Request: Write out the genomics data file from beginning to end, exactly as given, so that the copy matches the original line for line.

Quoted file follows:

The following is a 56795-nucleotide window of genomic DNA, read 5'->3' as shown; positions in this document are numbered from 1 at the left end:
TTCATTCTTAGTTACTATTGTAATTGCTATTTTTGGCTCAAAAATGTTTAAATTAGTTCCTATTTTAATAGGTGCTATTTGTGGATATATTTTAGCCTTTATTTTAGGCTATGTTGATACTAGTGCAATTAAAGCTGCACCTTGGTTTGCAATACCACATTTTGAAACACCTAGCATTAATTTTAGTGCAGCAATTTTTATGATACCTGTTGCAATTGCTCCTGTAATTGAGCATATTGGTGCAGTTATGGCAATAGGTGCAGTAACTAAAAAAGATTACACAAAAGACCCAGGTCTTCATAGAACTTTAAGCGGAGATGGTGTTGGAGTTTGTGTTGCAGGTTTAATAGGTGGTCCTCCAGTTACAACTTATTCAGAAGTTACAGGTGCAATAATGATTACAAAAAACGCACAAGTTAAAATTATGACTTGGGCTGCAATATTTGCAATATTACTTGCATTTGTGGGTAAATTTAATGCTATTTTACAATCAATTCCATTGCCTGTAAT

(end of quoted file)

The following is a 56795-nucleotide window of genomic DNA, read 5'->3' as shown; positions in this document are numbered from 1 at the left end:
TTCATTCTTAGTTACTATTGTAATTGCTATTTTTGGCTCAAAAATGTTTAAATTAGTTCCTATTTTAATAGGTGCTATTTGTGGATATATTTTAGCCTTTATTTTAGGCTATGTTGATACTAGTGCAATTAAAGCTGCACCTTGGTTTGCAATACCACATTTTGAAACACCTAGCATTAATTTTAGTGCAGCAATTTTTATGATACCTGTTGCAATTGCTCCTGTAATTGAGCATATTGGTGCAGTTATGGCAATAGGTGCAGTAACTAAAAAAGATTACACAAAAGACCCAGGTCTTCATAGAACTTTAAGCGGAGATGGTGTTGGAGTTTGTGTTGCAGGTTTAATAGGTGGTCCTCCAGTTACAACTTATTCAGAAGTTACAGGTGCAATAATGATTACAAAAAACGCACAAGTTAAAATTATGACTTGGGCTGCAATATTTGCAATATTACTTGCATTTGTGGGTAAATTTAATGCTATTTTACAATCAATTCCATTGCCTGTAAT